Wednesday, August 18, 2010

Hands and hearts

I just finished packing. I'm not going very far away but will be spending a ton of time in the OR family waiting room tomorrow morning as my mom undergoes surgery for cancer. It's been a crazy couple of weeks. Mom came home and has been feeling better since the stent was implanted. All that and more comes out tomorrow as the surgeons perform what they are calling a radical approach to the cancer.

Original biopsy results that were expected to confirm colon cancer came back inconclusive, we found out at the pre-op appointments on Monday. There is now a possibility that it could be pancreatic cancer that moved to the colon. So, that's incredibly scary.

Mom is her usual strong, positive self. The family is worried but we are all keeping our spirits up and hers too.

When I was packing my "busy bag" to bring to the hospital tomorrow I grabbed my current book and my journal.

But I had this nagging thought that the written word would not be enough to keep me calm and distracted. That's when I grabbed my quilting bag. I haven't quilted in a while. I've made several quilts (sewn and quilted all by hand) and had started one in February. I haven't done much on it since my writing seems to have taken over my spare time.

Most quilters I know think those of us who do all of the work by hand are insane or incredibly patient. Maybe we are a little bit of both. When anyone asks me why I do all this by hand (the full-sized quilt I made to the left took me 1 year and 9 months to complete, and then I gave it away!), I tell them that there is a certain peace that comes with doing handwork. It's becoming a lost art. With the exception of our cellphones and keyboards/mouse, we do very little with our hands these days.

I find that piecing and then quilting by hand to create a quilt is one of the most personal things I do. And also the most contemplative. When I have the needle and thread in one hand, and the fabric in the other, my blood pressure immediately drops. My mind loses all the crazy junk that runs around in it all day. And all I think about is "Put the needle in; pull the needle out." I call it Zen Quilting.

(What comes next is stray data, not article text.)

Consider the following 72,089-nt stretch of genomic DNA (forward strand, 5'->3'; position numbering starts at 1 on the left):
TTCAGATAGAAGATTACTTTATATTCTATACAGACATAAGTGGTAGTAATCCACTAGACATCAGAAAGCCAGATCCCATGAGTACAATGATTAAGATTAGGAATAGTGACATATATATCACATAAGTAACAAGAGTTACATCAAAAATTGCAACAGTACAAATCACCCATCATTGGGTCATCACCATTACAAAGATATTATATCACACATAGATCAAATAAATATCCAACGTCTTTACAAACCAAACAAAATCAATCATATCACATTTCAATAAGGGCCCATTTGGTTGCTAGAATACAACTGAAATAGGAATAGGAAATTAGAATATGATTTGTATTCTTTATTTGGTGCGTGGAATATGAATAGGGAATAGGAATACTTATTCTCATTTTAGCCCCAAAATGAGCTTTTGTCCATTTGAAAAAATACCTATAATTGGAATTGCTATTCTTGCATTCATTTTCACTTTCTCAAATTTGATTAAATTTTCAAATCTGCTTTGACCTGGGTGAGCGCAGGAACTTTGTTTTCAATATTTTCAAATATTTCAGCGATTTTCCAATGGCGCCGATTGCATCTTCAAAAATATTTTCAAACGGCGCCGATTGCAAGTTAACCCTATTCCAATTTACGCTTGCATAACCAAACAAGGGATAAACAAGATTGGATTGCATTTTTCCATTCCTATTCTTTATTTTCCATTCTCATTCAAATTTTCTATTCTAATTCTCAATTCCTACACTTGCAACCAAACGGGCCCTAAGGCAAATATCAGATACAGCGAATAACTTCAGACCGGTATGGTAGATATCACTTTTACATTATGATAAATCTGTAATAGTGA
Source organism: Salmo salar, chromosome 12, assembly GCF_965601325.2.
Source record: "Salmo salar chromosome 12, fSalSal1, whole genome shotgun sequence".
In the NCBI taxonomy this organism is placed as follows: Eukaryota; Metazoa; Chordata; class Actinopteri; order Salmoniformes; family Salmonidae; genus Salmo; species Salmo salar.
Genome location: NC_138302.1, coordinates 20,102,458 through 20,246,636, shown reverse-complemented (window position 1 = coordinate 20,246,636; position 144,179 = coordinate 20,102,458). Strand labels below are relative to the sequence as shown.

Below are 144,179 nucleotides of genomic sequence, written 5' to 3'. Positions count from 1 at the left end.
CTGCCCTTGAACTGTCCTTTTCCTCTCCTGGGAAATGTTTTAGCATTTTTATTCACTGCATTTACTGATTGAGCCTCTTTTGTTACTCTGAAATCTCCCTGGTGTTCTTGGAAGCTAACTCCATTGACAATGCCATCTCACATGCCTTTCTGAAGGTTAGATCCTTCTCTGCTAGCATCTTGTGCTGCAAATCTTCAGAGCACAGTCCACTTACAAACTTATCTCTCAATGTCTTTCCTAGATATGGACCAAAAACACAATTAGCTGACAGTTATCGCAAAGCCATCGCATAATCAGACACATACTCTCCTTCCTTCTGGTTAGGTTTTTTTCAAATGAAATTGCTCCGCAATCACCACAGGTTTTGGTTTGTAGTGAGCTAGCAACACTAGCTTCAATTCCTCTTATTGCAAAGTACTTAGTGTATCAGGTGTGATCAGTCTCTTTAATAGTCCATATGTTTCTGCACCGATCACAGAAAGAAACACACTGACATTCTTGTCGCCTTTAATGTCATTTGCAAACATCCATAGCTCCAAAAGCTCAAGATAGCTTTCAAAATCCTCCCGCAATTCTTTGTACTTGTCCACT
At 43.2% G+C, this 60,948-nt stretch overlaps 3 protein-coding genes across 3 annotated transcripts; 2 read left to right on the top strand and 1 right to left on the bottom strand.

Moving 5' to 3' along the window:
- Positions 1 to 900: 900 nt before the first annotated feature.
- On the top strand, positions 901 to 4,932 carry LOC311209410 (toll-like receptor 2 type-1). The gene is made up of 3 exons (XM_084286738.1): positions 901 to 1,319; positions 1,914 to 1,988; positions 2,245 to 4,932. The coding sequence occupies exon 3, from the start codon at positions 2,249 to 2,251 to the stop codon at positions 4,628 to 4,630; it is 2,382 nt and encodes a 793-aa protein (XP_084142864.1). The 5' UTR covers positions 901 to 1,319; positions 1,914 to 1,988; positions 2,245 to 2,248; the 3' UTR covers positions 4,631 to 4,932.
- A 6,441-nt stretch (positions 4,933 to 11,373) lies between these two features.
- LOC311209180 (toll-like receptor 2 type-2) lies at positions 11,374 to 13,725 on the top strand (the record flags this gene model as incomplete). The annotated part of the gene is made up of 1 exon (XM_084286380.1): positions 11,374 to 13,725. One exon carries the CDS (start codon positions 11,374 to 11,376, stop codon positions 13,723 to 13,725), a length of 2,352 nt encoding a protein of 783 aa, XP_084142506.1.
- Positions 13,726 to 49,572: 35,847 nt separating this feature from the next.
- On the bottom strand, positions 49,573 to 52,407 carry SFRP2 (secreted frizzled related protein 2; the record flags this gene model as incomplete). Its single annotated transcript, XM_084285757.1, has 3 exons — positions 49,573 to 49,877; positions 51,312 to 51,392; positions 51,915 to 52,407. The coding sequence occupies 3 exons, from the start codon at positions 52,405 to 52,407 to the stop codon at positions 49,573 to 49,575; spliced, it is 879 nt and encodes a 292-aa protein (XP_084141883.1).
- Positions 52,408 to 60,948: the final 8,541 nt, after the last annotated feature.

And that's just what the doctor (me) ordered for (me) tomorrow. Since I have no control over the outcome of the surgery or the full biopsy, I can at least feel that I have control over something. As I sew the pieces together tomorrow I will reflect on how lucky I am. Lucky that I have a mother that I love so much, lucky that I can be there for her and my dad, and lucky that I have hands to do the needlework. Hands that my mother and father gave me. I will use them well.

Tuesday, August 3, 2010

Shoulders, parents, and timing

Taking a few moments to update the blog with the latest. Normally I write more introspective pieces but this is mostly news.

About two hours after a PT appointment last week, I got a call from my dad that he was at the hospital with my mom. She was very sick and was being admitted. I raced over there and stayed very late into the night.

Long story short, she was diagnosed with colon cancer. The day after she was admitted, I picked up my dad and we spent another long day at the hospital while the docs confirmed the diagnosis and inserted a stent. She is home for a couple of weeks while her colon settles down and then will go back in for surgery to remove the cancer.

The surgeons have been wonderful. She is getting great care. They feel the cancer is contained and surgery will cure this.

At almost-80, this is a lot on her but my dad is of even greater concern. He is exhausted and stressed beyond belief. They've been married for 57 years and are very close.

One of my first thoughts as I was driving home that first night at 11:15pm, was that I was SO glad I didn't opt for surgery on my shoulder. If I had, I would not have been able to be there for them.

My sister lives up in Maine and can't be there in a flash like me. She is so great about making calls, and coming down to help. It's a huge relief for me. But I'm the go-to person for my folks and, although it's exhausting and stressful, I am honored that they trust me with their care.

The shoulder is getting stronger with the PT. I feel that, if I continue with four more sessions and my home exercises, I will be okay for a while. The CFS, well, that's never going to get better and I have to rest in between each crisis.

But as long as I am available to help them, it is actually easier on me. I can take an Advil for the shoulder if needed, but I can't give them a pill to help them when they need me.